Mighty of strength and frame;
First bearer of your name;
Pride of far Munster.
Oft around the turf fires bright,
When the day’s work is done,
You may still hear them tell
Of battles he has won.
Ceallach the warrior,
Foremost mid battle’s roar.
Bravest of Munster.
Vikings trembled at his name
To him the honour goes
Of ridding finally
Munster from Danish foes.
Vikings looked frail beside
Fled they like ebbing tide
Ceallach of Munster.
For in Limerick’s Knock-Laingal
Leading the battle’s throng
Cleft he their leader’s skull
Through metal helmet strong,
With but a single blow.
Laid his great forearm low.
Saviour of Munster.
Maybe in the long ago,
Bards sang his kingly ways
Down the years, I too would
Tender my modest praise.
Mighty of brain and brawn,
Long may his name live on
Hero of Munster.
The name 'Ceallach' was traditionally taken to mean 'frequenter of churches', but is now thought to be a much older word meaning 'bright-headed'. Alternatively it could be derived from Old Irish 'ceallach' meaning 'war or strife'.
HMS Curlew: Details of War Service
Deployed for air defence duties in North Sea.
Nominated for transfer to 1st AA Squadron with Humber Force.
16th Took passage to Humber with call at Rosyth.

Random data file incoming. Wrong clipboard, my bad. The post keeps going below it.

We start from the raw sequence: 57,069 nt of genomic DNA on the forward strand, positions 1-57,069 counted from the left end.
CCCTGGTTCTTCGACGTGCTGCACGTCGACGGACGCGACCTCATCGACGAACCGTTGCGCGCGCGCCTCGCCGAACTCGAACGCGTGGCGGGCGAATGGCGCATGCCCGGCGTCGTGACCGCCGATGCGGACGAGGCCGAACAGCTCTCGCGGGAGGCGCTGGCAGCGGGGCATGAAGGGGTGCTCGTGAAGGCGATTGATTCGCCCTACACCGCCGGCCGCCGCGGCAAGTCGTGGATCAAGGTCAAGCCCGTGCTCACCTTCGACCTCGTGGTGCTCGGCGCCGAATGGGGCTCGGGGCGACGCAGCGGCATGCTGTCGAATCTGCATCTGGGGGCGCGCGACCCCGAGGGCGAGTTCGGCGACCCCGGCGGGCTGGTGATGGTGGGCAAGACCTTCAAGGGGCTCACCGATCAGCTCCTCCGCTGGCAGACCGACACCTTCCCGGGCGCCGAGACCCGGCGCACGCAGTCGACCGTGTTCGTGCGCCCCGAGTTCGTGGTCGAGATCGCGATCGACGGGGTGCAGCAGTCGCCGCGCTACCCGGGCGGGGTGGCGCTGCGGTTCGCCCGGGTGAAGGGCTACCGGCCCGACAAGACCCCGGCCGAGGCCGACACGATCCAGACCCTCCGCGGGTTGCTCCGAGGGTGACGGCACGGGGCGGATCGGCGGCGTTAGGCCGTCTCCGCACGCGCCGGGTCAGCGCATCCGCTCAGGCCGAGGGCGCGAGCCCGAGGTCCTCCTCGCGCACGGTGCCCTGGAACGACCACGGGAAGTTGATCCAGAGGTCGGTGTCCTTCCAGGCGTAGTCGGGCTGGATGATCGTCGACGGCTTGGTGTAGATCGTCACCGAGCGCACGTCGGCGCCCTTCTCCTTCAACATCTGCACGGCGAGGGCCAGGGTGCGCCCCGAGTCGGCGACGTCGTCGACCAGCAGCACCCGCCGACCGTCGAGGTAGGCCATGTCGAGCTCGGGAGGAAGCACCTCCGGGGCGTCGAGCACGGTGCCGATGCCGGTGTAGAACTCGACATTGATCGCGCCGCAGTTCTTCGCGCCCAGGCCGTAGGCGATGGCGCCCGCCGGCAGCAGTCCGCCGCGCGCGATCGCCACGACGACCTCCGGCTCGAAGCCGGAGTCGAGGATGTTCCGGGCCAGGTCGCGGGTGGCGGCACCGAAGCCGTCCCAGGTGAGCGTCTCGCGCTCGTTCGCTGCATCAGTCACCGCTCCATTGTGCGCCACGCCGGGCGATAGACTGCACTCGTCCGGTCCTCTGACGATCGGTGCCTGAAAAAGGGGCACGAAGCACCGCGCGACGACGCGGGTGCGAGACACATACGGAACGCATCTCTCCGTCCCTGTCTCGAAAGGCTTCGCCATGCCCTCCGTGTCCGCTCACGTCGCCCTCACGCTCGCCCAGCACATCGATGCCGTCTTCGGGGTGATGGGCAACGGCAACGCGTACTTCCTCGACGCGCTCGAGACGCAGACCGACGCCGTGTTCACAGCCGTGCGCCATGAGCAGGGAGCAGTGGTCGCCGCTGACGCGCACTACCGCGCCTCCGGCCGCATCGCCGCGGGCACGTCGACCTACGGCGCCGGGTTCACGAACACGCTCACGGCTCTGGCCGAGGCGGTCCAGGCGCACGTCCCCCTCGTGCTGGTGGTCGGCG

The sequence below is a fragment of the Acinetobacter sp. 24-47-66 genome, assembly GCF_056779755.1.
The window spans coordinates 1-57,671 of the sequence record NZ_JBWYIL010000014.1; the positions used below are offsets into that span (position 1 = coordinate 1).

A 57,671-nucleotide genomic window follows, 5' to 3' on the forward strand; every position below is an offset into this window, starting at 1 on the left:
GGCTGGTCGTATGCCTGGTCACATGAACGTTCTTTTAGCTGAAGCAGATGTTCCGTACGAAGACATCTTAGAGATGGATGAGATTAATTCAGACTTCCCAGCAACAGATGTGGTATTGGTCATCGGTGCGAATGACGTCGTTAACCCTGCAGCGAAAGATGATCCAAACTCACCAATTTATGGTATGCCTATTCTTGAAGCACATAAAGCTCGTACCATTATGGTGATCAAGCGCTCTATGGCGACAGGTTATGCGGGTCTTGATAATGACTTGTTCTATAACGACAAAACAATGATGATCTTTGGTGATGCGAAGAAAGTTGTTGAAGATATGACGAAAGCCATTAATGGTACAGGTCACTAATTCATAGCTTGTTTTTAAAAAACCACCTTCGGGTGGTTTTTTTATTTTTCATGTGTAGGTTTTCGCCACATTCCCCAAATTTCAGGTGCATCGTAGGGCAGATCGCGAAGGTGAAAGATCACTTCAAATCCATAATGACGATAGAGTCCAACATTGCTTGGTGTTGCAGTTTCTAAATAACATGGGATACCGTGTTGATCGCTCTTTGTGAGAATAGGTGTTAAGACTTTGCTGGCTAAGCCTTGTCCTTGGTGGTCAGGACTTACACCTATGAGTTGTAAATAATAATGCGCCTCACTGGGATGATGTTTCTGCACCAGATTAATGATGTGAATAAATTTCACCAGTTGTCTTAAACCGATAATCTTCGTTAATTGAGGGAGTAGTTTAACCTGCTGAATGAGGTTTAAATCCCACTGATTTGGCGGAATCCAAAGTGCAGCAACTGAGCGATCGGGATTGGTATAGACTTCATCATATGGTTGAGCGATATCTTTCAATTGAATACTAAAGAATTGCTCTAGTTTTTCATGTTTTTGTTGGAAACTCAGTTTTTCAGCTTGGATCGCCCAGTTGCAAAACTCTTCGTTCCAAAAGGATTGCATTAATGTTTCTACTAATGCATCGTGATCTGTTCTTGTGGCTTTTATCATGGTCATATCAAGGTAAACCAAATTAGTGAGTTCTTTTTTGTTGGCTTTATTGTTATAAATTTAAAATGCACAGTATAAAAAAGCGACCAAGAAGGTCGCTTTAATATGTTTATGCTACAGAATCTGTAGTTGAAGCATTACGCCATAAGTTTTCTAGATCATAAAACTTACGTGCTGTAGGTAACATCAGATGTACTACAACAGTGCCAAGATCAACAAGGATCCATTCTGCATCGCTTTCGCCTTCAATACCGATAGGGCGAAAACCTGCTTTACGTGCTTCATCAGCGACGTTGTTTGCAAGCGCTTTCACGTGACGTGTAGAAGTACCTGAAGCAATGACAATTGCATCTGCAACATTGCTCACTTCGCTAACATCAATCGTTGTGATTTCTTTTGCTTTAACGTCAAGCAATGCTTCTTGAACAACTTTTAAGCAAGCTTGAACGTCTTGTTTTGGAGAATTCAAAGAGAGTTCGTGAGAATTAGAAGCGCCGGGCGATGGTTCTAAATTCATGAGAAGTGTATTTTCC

21st Deployed with Humber Force for convoy defence in North Sea.
11 January 1940
Letter from John O'Callaghan, Leading Stoker, 27 Mess, HMS Curlew, c/o GPO London
I was delighted to receive both your letter and poem two days ago. It came as a big surprise to me to hear from you at all because I fully expected to have you ignore my little request altogether. Anyway, I am deeply grateful to know that anyone could go to such bother for my sake. Your poem "To the O'Callaghans" must have taken up several hours of your time. You certainly don't seem to have forgotten your history; one point however you seem to have omitted and that was you seem to have forgotten that we O'Callaghans were once High Kings of Ireland. Ever heard of "An Ard Re O'Ceallachain"?
Now you never told me about yourself at all, never mentioned how long you had been in England or where you hailed from. Some part of Cork I should imagine. Also, do you work hard and what else do you do for a hobby besides writing poetry? By the way, it will interest you to know that my brother is an artist in Dublin; he is going to the College of Art there, won a Scholarship last February. Have you won many prizes for your poems? It is one thing that I could never have enough patience for. Don't forget, next time I hear from you, I want lots of news about yourself.
As regards myself, I will answer all your questions, or should I say queries. My part of the Emerald Isle is Cork, by the lovely River Lee. What do I look like, well I'm certainly no oil painting and any way I can't praise myself up too much because these letters are censored on board. Otherwise I would tell you I am quite good looking. As they say in the song, I am a lad of twenty two summers and have spent five of them in the Navy. I spend my spare time, if any, reading any war news and also reading some of the Ship's Library books. I wish I had some good Irish books here. I must bring some back from leave with me.